How well do you know your donors? The Charity Commission states that charities are legally required to carry out due diligence, in order to provide adequate assurances about the identity of their donors – particularly substantial donors. As well as this legal requirement, non-profit organisations must also consider the ethical and reputational risks that come with accepting major donations. How are non-profits to carry out comprehensive due diligence without the proper resources, time and expertise?
Factary can help. We’ve been carrying out reputational analysis research on individuals, companies and charitable trusts for over 25 years. We can turn this expertise to help you identify and assess any key areas of risk to your organisation.
How we can help…
Our experience in prospect research, along with our understanding of organisations’ gift acceptance policies and procedures, means Factary is ideally placed to meet your due diligence requirements.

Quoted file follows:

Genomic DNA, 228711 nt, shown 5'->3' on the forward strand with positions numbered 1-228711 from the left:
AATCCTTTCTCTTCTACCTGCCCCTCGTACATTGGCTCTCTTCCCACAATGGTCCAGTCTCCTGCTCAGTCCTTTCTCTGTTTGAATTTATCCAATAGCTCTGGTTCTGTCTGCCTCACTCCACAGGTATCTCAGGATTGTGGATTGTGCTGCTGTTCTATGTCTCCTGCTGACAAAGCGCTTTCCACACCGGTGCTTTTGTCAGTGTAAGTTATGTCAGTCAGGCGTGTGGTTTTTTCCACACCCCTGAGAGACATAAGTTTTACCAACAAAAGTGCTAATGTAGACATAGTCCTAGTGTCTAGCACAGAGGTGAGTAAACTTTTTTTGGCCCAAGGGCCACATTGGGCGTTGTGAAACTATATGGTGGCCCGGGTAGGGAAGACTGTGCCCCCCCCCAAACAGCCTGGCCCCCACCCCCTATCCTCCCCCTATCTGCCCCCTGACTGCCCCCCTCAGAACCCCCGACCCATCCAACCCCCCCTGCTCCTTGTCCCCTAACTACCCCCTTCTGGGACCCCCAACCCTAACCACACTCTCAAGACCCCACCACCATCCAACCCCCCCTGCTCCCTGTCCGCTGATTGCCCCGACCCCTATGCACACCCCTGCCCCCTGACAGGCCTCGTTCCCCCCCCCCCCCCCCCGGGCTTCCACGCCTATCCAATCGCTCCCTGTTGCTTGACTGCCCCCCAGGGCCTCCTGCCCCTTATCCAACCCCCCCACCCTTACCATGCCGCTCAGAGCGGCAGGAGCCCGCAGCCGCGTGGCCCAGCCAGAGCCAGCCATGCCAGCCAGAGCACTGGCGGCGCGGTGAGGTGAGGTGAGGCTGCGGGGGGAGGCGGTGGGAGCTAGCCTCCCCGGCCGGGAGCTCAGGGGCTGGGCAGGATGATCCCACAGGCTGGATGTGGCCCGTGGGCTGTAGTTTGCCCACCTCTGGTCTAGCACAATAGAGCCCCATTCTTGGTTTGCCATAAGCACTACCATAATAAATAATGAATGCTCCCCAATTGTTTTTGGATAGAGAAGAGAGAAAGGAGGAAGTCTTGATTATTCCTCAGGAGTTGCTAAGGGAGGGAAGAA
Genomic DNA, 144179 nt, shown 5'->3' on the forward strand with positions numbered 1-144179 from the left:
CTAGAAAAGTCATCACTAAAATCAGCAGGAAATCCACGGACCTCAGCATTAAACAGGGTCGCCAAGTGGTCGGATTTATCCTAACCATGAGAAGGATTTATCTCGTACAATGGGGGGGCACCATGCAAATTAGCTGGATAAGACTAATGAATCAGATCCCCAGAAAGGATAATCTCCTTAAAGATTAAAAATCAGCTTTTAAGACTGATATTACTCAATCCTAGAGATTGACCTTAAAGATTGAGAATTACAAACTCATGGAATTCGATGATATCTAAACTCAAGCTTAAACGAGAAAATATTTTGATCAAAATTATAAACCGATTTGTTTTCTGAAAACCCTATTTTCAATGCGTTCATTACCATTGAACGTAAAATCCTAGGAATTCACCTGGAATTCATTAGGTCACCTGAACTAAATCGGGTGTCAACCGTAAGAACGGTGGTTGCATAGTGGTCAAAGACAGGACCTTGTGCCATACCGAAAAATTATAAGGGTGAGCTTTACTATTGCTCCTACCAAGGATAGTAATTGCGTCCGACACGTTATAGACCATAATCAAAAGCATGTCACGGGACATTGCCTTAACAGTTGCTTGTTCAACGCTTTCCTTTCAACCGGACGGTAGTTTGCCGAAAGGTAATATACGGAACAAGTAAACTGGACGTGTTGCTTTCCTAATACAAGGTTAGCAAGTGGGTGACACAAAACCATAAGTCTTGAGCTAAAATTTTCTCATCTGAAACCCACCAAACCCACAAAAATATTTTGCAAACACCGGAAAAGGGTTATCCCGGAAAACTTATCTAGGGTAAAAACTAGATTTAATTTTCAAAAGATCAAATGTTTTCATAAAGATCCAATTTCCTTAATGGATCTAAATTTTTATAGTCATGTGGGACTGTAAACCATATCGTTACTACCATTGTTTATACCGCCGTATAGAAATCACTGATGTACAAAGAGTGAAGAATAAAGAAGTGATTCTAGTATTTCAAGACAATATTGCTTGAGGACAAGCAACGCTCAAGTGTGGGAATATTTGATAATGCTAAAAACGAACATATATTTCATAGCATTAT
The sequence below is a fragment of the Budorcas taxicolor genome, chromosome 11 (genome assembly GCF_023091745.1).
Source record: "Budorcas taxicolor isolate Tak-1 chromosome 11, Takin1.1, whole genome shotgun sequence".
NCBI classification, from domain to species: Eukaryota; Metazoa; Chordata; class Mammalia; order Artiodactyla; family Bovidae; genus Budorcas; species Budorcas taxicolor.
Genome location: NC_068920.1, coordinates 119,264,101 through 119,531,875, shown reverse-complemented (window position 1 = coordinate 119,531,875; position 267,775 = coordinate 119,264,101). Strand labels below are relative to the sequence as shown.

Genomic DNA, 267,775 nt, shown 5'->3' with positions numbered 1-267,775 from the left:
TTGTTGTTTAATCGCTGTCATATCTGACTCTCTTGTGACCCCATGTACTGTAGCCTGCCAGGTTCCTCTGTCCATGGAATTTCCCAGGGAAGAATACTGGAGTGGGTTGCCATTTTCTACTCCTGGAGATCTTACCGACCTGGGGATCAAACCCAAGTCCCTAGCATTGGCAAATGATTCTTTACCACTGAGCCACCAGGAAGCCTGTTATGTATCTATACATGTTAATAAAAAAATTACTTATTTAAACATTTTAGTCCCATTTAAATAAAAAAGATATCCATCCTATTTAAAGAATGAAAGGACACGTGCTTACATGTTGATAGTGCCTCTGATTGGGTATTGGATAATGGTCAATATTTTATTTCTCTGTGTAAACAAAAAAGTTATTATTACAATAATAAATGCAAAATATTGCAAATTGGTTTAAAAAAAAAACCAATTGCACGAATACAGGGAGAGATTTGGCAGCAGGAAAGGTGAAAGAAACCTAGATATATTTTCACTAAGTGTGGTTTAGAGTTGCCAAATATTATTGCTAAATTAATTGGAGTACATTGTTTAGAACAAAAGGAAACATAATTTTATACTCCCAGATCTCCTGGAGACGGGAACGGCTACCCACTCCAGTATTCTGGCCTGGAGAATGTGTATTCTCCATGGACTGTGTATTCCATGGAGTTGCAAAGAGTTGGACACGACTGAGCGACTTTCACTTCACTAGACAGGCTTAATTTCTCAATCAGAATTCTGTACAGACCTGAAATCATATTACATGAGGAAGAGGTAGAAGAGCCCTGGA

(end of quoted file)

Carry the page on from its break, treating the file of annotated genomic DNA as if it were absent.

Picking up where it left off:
Using an extensive list of reputable sources, we are able to thoroughly research and analyse individuals, corporates and other philanthropic vehicles, both in the UK and overseas, to report on any prosecutions, legal proceedings or controversies and to identify areas of potential ethical or reputational risk reported in the public domain.
What we can provide…
Factary has developed a rigorous methodology for producing reputational analysis profiles. We can help to ensure that any potential risks to your organisation that are reported in the public domain, including areas of controversy, are identified.
Don’t forget we can tailor our research to meet your specific requirements. We are happy to work with your Gift Acceptance policy and your in-house due diligence template – we’re also happy to add additional and relevant key ethical criteria in our research.
Our standard reports would include:
- key information on the prospect such as their source of funds, positions of responsibility, and affiliations
- detailed information on any convictions, criminal proceedings, and ethical or reputational controversies relating to the prospect, their companies, networks, and affiliations including, where relevant, social or familial connections.
Corporate reports can include information on:
- business activities
- global subsidiaries
- CSR activities and policies
- any identified key controversies or legal issues
- specific ethical issues such as human rights, environmental policies and activities, or governance